arts & culture | KCUR

arts & culture

Segment 1: Kansas City's New Arts Festival.

For nine weeks, starting in August, KC's parks, galleries and stages will be transformed into a massive city-wide arts festival. Hear more about Open Spaces.

Segment 1: A talk with Kevin Willmott about his new film.

"BlacKkKlansman" just won the Grand Prix at the Cannes Film Festival. It's based on the true story of a black cop who infiltrated the KKK in the 1970s. We catch up with the KU professor who collaborated on the film with Spike Lee.

Segment 2, beginning at 17:09: Looking back at the filming of "Kansas City."

Segment 1: The changing relationship between working artists and the Crossroads.

The Crossroads is a lively place, filled with condos, wine shops, doggie daycares and yoga studios. But back in 2000, it was much more quiet, inhabited by artists who brought their quirky vibe to the area. Now, the building that houses YJ's Snack Bar has been sold — and the longstanding café is moving. Is it the end of an era? What's next for the Crossroads and the artists?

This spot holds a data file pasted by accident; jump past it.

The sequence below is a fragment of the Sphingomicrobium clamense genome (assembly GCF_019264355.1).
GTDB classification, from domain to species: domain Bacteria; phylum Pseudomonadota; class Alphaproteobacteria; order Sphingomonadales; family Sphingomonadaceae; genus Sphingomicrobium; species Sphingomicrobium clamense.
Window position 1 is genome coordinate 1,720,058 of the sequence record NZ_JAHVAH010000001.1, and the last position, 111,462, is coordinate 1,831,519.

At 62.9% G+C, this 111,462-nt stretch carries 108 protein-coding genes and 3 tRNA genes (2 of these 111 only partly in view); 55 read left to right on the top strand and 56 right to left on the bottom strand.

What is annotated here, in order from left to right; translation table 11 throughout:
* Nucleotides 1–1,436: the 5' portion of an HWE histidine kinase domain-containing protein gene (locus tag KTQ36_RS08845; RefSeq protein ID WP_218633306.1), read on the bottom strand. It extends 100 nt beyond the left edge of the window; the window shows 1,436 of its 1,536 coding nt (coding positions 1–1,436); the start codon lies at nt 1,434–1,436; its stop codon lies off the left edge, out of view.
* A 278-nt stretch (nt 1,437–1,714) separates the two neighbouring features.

Segment 1: How a sea voyage inspired a fashion collection.

Her grandparents immigrated to America from England in the hull of a ship. Hear how that journey helped inspire a collection at this year's West 18th Street Fashion Show.

  • Amani Skalacki, jewelry designer/stylist

West 18th Street Fashion Show, 8 p.m. Saturday, June 9 on West 18th Street between Baltimore and Wyandotte Streets, Kansas City, Missouri 64108.

Segment 1: How a tattoo interacts with technology.

A tattoo artist in Topeka inks soundwave tattoos, which play a recorded sound with the help of your phone. Hear more about it.

Segment 2, beginning at 14:12: The story behind Loose Park's rose garden.

It's a beloved KC landmark that's been the setting for weddings, prom photos and picnics. More on this fragrant oasis in the city.

Segment 1: The latest on the resignation of Missouri governor Eric Greitens.

Misouri governor Eric Greitens has been at the center of a whirlwind of scandals, which culminated in his resignation yesterday. Catch up on what's going on.

Segment 2, beginning at 6:42: How to combat fake news.